fyi: visual studio express editions - get them while there free

Discussion in 'NZ Computing' started by Steven H, Nov 8, 2005.

  1. Steven H

    Steven H Guest

    just a fyi for thoes who are intrested

    Visual Studio .net 2005 has just been RTM'd and it brings along with it a
    lot of good tools, however for the rest of us mortals who dont have access
    to a MSDN Subscription or a healthy bank balance Microsoft have developed
    a set of development tools (targeted towards casual / hobby developers) called
    Visual Studio Express Editions.

    Visual Studio Express editions come in several flavors :

    Visual Basic Express (http://msdn.microsoft.com/vstudio/express/vb/)
    C# Express (http://msdn.microsoft.com/vstudio/express/visualcsharp/)
    J# Express (http://msdn.microsoft.com/vstudio/express/visualj/)
    C++ Express (http://msdn.microsoft.com/vstudio/express/visualc/)
    These flavours are all Windows Forms only application development environments.
    The limitations are language specific and only windows apps.

    and
    Visual Web Developer Express (http://msdn.microsoft.com/vstudio/express/vwd/)
    Which will give you C#, VB.Net and J# languages but only for web development

    once you have downloaded what you want you will need to register why ?

    you need a registration key to allow the product to continue working past
    30 days - registration will get you one for free
    you get a royalty free image pack with 250 images in it
    you get an icon suite - over 100 icons for no charge
    you get free components, ebooks an articles to help you improve your coding
    skills quickly

    more registration benefits here (http://msdn.microsoft.com/vstudio/express/register/)

    full credit to Darryl Burlings (windows mobile mvp) blog - which i shamelessly
    swiped the info from

    if your on the end of a dialup connection email me and i can get something
    sorted for the ultra cheap price of a return envelope and blank disk

    my email addy - steven [dot] higgan [the@sign] orcon [dot] net [dot] nz

    ----------------
    the madGeek
    Steven H, Nov 8, 2005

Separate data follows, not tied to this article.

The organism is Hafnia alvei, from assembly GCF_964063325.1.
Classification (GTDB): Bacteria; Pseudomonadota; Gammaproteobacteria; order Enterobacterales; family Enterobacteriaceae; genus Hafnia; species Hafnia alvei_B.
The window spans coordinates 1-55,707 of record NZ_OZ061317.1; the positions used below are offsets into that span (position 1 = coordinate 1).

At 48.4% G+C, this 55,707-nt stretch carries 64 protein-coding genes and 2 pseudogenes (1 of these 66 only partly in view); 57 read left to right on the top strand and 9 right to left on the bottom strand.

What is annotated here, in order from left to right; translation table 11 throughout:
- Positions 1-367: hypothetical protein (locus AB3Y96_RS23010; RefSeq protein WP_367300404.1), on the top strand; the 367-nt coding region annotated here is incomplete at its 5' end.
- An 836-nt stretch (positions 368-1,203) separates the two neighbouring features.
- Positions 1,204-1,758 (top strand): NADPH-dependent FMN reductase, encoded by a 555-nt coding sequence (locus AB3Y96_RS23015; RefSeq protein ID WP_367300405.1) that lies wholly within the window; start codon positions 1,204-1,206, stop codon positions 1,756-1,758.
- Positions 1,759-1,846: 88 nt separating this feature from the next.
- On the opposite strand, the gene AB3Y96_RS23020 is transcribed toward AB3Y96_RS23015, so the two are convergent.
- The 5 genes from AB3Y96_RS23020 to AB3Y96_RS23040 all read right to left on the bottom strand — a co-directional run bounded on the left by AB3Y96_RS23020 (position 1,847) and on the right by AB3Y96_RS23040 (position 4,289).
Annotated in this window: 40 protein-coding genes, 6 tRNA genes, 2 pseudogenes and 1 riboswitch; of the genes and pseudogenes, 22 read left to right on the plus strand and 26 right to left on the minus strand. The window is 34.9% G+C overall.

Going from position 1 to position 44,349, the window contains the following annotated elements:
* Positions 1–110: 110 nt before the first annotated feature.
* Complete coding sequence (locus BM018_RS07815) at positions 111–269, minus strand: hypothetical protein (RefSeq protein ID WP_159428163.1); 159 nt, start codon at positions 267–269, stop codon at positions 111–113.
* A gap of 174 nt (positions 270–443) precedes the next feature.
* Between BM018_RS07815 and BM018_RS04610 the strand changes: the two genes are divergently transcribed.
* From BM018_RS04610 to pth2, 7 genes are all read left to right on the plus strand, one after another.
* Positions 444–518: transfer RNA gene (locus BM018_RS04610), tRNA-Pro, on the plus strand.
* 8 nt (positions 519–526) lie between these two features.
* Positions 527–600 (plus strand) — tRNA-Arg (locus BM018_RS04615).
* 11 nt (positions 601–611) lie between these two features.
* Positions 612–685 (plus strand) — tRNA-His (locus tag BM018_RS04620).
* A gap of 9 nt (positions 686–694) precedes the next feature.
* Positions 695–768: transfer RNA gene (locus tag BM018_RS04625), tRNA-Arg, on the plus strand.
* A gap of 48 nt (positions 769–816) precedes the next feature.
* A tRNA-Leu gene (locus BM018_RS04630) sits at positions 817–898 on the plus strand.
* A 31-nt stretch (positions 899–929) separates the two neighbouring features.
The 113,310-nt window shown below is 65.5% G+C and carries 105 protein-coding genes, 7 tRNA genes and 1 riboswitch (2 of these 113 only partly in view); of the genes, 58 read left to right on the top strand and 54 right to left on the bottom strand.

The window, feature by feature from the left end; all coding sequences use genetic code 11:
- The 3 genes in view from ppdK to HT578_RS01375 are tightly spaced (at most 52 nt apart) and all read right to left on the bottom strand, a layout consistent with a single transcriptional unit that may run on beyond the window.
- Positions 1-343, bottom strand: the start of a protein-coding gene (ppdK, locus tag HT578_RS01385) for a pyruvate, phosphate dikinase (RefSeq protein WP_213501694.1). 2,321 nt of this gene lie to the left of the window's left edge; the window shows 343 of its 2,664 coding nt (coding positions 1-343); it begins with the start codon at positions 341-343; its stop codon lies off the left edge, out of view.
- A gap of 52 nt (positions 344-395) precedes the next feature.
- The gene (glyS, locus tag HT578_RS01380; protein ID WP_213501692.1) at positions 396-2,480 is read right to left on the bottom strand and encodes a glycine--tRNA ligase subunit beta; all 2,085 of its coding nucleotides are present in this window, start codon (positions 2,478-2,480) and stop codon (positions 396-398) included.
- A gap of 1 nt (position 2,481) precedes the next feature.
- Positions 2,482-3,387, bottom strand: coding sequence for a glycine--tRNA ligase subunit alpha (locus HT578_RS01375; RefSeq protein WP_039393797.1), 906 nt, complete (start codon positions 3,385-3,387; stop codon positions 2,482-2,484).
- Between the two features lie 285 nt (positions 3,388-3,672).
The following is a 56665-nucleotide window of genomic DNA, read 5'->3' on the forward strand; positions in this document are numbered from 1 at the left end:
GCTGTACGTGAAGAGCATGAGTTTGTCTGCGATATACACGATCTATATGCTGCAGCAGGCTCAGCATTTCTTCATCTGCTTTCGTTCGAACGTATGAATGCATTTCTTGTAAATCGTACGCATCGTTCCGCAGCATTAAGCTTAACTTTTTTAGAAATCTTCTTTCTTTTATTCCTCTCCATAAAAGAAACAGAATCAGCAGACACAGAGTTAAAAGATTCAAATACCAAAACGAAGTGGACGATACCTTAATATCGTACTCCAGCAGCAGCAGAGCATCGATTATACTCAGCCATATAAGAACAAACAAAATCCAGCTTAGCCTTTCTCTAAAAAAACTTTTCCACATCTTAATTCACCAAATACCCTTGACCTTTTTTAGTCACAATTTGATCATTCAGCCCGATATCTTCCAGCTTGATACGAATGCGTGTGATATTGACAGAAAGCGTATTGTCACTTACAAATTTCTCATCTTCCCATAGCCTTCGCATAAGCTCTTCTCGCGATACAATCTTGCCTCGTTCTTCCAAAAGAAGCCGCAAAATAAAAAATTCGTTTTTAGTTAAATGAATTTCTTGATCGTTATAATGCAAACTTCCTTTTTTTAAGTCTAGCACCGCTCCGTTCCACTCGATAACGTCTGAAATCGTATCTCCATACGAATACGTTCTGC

#1
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  2. Steven H wrote:
    > just a fyi for thoes who are intrested
    >
    > Visual Studio .net 2005 has just been RTM'd and it brings along with it
    > a lot of good tools, however for the rest of us mortals who dont have
    > access to a MSDN Subscription or a healthy bank balance Microsoft have
    > developed a set of development tools (targeted towards casual / hobby
    > developers) called Visual Studio Express Editions.


    One thing that isn't obvious from my two minute look at the Visual C++
    pages or the FAQ is if the resulting binaries are distributable. Is
    there any restrictions on using them for commercial purposes?

    Also, how does the IDE compare with MSVC 6?

    The Other Guy
    The Other Guy, Nov 8, 2005
    #2
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  3. Steven H

    Steven H Guest

    Hello Other Guy,

    > ... is if the resulting binaries are distributable ... commercial purposes

    ....

    i cant give you the answer to thoes questions (havent even downloaded them
    yet) however i will ask somebody who should know and get back to you.

    ----------------
    the madGeek

    > Steven H wrote:
    >
    >> just a fyi for thoes who are intrested
    >>
    >> Visual Studio .net 2005 has just been RTM'd and it brings along with
    >> it a lot of good tools, however for the rest of us mortals who dont
    >> have access to a MSDN Subscription or a healthy bank balance
    >> Microsoft have developed a set of development tools (targeted towards
    >> casual / hobby developers) called Visual Studio Express Editions.
    >>

    > One thing that isn't obvious from my two minute look at the Visual C++
    > pages or the FAQ is if the resulting binaries are distributable. Is
    > there any restrictions on using them for commercial purposes?
    >
    > Also, how does the IDE compare with MSVC 6?
    >
    > The Other Guy
    >
    Steven H, Nov 8, 2005
    #3
  4. Steven H

    Steven H Guest

    Hello Other Guy,

    just an update on your question

    > ... commercial purposes


    according to http://msdn.microsoft.com/vstudio/express/support/faq/default.aspx#general

    4. Can I use Express Editions for commercial use?
    Yes, there are no licensing restrictions for applications built using the
    Express Editions.

    as for

    > ... is if the resulting binaries are distributable


    what do you mean by distributable, as in compiling to a C++ executable (no
    managed runtime), or distributable as in licencing restrictions ?

    ----------------
    the madGeek

    > Steven H wrote:
    >
    >> just a fyi for thoes who are intrested
    >>
    >> Visual Studio .net 2005 has just been RTM'd and it brings along with